Timothy Maude

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Timothy Joseph Maude
Timothy J Maude bio photo.jpg
Lieutenant General Timothy Joseph Maude
Born (1947-11-18)November 18, 1947
Indianapolis, Indiana, U.S.
Died September 11, 2001(2001-09-11) (aged 53)
Arlington, Virginia, U.S.
Buried at Arlington National Cemetery
Allegiance  United States of America
Service/branch United States Department of the Army Seal.svg United States Army
Years of service 1966–2001 
Rank US-O9 insignia.svg Lieutenant General
Commands held U.S. Army Deputy Chief of Staff for Personnel
Battles/wars Vietnam War
Awards Distinguished Service Medal ribbon.svg Distinguished Service Medal
US Defense Superior Service Medal ribbon.svg Defense Superior Service Medal
Legion of Merit ribbon.svg Legion of Merit

Lieutenant General Timothy Joseph Maude, USA (November 18, 1947 – September 11, 2001) was the highest ranking military officer killed in the September 11, 2001 attacks and the most senior U.S. Army officer killed by foreign action since Simon B. Buckner in 1945.[1] Maude had been serving as the U.S. Army's Deputy Chief of Staff for Personnel and was at a meeting when American Airlines Flight 77 crashed into the west side of The Pentagon. His offices had just days before been moved to the most recently renovated section of the Pentagon.

Early life[edit]

Timothy Joseph Maude was born in Indianapolis, Indiana. He enlisted on March 21, 1966 at the age of 18. He had initially intended to become a priest and graduated from the Latin School of Indianapolis, a Roman Catholic seminary high school, but received his commission as a Second Lieutenant upon completing Officer Candidate School in February 1967. He earned a Bachelor of Arts in management from Golden Gate University and a Master of Arts Degree in Public Administration from Ball State University.[2]

Career[edit]

Upon being commissioned he served one year in Vietnam and the rest of his career in the United States, West Germany and Korea.[2] His assignments included:

Maude was stationed in Washington, D.C. in August 1998 and was nominated as Deputy Chief of Staff for Personnel by President Clinton's Secretary of Defense, William S. Cohen, in May 2000.[2]

He began the Army of One campaign using television and internet advertising. He had testified before US Congress concerning the necessity of meeting recruiting goals to fulfill the United States Army's missions. In September 2001 he announced that the Army of One campaign was drawing more recruits and on September 4, 2001 it was reported that the Army had met its goals early for active duty soldiers and that the Army Reserve and National Guard would meet theirs by the end of the month.[2]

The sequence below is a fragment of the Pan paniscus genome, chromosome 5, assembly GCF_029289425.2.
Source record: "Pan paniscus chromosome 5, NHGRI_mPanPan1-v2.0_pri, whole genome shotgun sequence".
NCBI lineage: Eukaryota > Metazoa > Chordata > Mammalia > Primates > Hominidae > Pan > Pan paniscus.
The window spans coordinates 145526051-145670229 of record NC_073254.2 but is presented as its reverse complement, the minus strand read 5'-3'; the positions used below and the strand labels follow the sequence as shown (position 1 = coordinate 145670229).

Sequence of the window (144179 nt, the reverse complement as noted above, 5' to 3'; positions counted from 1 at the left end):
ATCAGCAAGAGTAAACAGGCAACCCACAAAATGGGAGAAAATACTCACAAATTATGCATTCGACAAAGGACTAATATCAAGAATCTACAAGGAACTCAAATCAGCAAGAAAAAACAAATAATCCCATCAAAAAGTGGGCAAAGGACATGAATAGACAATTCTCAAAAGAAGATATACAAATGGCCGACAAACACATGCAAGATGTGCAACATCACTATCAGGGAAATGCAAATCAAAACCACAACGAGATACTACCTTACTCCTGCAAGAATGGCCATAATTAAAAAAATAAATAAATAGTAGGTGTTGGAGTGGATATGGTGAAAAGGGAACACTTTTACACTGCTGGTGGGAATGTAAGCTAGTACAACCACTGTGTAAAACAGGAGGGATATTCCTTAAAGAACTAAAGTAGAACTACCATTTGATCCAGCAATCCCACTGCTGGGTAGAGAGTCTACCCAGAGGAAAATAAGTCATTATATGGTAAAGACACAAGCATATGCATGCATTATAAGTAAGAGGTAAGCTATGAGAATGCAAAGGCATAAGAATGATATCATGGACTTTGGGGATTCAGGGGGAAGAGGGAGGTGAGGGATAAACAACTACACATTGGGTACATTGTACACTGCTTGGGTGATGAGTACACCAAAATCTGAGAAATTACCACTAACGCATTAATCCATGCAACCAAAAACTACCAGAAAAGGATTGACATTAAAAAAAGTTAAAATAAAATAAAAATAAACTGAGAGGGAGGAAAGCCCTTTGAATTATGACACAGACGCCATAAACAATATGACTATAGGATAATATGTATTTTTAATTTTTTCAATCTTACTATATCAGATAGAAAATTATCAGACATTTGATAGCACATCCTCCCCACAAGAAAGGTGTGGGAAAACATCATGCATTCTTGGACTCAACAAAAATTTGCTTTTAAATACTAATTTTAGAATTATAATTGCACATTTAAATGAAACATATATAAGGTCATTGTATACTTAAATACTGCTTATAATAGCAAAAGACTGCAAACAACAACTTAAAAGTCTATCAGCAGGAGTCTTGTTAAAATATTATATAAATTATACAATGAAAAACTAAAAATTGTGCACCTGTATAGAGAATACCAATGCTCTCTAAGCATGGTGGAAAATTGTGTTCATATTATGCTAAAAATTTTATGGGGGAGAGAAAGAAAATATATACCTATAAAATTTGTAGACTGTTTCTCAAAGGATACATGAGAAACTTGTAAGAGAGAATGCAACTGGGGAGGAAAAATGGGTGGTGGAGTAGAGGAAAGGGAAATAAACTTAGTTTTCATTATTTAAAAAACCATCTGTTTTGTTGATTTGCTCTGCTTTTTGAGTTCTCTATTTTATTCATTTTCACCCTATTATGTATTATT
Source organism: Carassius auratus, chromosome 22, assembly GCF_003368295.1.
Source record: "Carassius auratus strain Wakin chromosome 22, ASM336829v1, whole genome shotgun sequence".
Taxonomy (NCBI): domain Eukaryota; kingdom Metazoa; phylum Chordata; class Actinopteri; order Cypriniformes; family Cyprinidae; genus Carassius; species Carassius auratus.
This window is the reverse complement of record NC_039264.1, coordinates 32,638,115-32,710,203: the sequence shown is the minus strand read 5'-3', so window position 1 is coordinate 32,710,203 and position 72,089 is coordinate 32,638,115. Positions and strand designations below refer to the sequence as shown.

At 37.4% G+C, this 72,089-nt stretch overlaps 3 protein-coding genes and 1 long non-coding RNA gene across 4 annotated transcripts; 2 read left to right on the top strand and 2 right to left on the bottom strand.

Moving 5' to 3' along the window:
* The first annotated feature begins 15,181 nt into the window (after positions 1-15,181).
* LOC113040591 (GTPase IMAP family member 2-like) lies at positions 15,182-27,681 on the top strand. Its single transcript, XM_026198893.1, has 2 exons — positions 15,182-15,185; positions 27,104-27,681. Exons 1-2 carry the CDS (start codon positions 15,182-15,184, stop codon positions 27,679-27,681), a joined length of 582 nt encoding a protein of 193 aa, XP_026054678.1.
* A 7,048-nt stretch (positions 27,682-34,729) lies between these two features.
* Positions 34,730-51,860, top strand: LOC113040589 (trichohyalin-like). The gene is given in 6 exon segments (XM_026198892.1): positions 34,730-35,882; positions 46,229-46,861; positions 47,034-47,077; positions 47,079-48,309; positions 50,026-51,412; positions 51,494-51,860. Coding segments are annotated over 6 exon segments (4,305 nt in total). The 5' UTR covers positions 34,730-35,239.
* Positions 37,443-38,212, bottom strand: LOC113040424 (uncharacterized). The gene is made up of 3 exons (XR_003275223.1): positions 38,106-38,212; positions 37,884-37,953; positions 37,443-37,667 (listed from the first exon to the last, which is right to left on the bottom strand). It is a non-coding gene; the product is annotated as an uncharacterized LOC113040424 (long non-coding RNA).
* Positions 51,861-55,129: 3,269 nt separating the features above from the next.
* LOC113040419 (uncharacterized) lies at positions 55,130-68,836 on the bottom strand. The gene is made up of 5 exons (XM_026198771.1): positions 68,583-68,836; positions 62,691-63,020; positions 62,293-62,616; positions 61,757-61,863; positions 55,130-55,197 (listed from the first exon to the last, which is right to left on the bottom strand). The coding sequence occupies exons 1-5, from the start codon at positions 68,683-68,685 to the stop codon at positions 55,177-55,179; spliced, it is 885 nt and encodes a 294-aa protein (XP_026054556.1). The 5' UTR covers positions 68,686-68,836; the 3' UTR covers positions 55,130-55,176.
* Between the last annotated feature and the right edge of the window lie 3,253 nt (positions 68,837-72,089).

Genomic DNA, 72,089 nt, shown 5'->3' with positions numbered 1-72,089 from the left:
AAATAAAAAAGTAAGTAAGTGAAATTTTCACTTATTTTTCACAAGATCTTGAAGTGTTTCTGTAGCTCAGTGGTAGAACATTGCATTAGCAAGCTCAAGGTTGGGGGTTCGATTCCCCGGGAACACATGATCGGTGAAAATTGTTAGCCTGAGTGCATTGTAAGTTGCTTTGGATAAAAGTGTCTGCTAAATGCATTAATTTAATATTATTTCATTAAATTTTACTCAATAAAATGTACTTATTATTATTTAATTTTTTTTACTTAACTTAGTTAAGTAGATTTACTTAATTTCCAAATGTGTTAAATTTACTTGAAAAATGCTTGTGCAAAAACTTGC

Views on homosexuality[edit]

Maude was a point man for the Don't Ask Don't Tell policy and matters concerning LGBT issues. When Private First Class Barry Winchell was murdered by Calvin Glover because it was rumored that Winchell was gay, Maude was one of the Army leaders who met with Winchell's mother, Patricia Kutteles.[3]

C. Dixon Osburn, Executive Director of Servicemembers Legal Defense Network, said in a press release: "Lt. Gen. Maude has played a pivotal role in developing and implementing key programs related to LGBT military personnel. In addition to working on the services' most comprehensive 'Don't Ask, Don't Tell' training programs, Maude has been an effective leader in working to protect our men and women in uniform from anti-gay harassment."[3][4]

Dates of rank and military awards[edit]

Second Lieutenant: February 1967 Lieutenant General: May 2000

Lt. Gen. Maude's personal decorations[2] include:

Death and legacy[edit]

Maude’s name is located on Panel S-74 of the National September 11 Memorial’s North Pool, along with those of other passengers of Flight 93.

Maude was serving as the U.S. Army's Deputy Chief of Staff for Personnel and was at a meeting when American Airlines Flight 77 crashed into the west side of The Pentagon. His offices had just days before been moved to the most recently renovated section of The Pentagon. He is survived by his wife, Teri, and two daughters, Karen and Kathleen (Mrs. Koehler).[2] He was the highest ranking military officer killed in the attacks, and the most senior U.S. army officer killed by enemy action since Simon B. Buckner in 1945.[1]

He was interred at Arlington National Cemetery on October 6, 2001. Almost seven months later, on April 30, 2002, the Lieutenant General Timothy J. Maude Center for Human Resources was dedicated in his honor at the Campbell Barracks in Heidelberg, Germany where he served from 1995–98 as Deputy Chief of Staff for Personnel and Installation Management. It was his last assignment before being stationed in Washington, D.C.[2]

In 2010 The United States Army Human Resources Command named their new Center of Excellence at Fort Knox, Kentucky after General Maude.[5]

At the National 9/11 Memorial, Maude is memorialized at the South Pool, on Panel S-74.[6]

The Knights of Columbus named the Timothy J. Maude Council 10292 in Wiesbaden, Germany in Maude's memory.[7]

References[edit]

External links[edit]